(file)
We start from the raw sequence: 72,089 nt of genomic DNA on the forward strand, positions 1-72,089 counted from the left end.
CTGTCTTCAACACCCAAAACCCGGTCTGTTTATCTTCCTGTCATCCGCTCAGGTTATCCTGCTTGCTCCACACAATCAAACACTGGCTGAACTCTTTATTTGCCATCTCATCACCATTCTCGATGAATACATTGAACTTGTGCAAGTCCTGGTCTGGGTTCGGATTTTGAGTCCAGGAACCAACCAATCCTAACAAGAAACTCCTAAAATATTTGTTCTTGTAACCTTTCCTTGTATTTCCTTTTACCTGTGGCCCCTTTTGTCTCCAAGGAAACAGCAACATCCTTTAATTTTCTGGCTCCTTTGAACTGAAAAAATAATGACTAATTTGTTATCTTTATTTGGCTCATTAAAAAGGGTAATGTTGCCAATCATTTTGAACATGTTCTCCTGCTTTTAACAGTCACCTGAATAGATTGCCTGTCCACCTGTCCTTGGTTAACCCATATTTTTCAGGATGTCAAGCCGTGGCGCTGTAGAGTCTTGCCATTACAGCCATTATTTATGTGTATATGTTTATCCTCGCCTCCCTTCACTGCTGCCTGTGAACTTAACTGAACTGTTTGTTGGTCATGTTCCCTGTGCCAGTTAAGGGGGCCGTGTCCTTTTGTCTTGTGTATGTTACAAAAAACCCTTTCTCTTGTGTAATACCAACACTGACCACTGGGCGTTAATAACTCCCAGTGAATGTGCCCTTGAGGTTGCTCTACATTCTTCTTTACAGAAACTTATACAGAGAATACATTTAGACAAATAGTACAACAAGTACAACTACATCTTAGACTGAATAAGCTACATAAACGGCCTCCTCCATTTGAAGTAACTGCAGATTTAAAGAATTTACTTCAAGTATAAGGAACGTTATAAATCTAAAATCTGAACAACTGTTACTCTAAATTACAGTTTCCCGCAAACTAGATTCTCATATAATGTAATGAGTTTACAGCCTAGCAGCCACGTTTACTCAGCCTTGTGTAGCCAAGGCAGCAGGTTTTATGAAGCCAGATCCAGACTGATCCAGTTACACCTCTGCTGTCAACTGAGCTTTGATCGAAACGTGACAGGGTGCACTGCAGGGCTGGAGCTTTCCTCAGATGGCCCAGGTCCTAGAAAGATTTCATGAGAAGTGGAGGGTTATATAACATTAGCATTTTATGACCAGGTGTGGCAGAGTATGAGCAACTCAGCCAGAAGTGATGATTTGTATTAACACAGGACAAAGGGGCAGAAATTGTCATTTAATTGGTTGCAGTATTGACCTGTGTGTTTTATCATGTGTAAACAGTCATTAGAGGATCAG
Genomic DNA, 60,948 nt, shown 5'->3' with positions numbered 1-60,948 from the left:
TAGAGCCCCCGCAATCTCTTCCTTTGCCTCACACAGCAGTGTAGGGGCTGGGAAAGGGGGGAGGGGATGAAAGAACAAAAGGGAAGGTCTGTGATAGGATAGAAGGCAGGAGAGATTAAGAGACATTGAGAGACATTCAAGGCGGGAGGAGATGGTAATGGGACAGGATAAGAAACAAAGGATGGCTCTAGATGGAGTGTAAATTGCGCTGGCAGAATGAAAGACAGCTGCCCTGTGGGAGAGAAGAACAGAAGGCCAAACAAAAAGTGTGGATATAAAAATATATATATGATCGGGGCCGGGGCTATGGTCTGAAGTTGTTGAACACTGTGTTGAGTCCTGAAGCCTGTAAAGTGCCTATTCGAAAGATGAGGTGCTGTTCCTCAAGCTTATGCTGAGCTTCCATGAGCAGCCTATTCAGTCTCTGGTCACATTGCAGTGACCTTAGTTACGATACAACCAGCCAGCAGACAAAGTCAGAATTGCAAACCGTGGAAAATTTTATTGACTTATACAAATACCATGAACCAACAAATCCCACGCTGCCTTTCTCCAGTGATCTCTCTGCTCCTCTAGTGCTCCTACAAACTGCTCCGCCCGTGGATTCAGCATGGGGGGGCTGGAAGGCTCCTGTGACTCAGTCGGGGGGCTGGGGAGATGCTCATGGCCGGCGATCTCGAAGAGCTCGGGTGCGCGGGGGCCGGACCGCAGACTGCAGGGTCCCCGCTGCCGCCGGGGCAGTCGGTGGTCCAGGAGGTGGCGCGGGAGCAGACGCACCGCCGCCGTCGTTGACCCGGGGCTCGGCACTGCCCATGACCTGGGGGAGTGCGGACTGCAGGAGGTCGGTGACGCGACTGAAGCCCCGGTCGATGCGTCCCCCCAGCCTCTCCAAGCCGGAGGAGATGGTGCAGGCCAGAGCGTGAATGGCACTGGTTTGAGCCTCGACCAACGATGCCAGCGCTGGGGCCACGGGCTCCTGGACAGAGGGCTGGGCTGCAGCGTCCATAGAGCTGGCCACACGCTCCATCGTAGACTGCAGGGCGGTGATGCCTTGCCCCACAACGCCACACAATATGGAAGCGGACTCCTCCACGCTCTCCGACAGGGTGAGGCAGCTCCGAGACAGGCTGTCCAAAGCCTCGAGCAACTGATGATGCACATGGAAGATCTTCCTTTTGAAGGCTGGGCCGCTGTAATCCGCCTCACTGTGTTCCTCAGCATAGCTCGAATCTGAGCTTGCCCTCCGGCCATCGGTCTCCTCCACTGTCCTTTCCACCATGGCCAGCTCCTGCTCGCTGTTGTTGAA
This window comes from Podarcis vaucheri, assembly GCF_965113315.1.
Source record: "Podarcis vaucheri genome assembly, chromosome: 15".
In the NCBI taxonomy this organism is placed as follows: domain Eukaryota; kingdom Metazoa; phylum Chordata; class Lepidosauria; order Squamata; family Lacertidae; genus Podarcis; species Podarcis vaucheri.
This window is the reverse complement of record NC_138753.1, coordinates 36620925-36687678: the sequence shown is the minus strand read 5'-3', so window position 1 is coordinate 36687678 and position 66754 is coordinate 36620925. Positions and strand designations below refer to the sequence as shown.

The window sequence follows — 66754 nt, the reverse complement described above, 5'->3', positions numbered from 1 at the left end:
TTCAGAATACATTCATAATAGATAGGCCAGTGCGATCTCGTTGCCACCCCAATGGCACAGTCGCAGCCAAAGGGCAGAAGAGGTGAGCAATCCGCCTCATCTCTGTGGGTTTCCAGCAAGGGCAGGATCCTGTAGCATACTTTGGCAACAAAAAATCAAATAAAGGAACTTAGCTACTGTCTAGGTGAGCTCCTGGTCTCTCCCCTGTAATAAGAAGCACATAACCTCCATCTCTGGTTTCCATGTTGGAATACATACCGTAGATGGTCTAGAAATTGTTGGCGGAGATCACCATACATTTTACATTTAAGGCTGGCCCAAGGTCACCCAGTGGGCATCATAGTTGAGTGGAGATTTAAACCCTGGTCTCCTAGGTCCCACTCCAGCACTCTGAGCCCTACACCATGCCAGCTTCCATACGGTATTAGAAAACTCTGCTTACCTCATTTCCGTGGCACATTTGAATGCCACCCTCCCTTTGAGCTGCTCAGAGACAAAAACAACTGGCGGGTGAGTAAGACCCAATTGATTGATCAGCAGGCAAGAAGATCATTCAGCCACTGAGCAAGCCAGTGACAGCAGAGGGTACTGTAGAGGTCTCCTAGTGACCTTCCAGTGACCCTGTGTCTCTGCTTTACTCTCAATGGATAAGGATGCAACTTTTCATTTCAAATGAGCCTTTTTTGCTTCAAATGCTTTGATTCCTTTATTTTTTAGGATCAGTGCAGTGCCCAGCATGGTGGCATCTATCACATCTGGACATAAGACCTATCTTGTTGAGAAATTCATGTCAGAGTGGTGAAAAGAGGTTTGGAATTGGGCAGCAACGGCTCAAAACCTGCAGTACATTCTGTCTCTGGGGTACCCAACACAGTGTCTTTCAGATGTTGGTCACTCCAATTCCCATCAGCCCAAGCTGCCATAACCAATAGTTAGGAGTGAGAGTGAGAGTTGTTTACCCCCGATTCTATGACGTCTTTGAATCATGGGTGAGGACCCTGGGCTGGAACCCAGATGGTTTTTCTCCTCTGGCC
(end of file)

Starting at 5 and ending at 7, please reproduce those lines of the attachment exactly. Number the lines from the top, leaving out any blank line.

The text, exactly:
This window comes from Podarcis vaucheri, assembly GCF_965113315.1.
Source record: "Podarcis vaucheri genome assembly, chromosome: 15".
In the NCBI taxonomy this organism is placed as follows: domain Eukaryota; kingdom Metazoa; phylum Chordata; class Lepidosauria; order Squamata; family Lacertidae; genus Podarcis; species Podarcis vaucheri.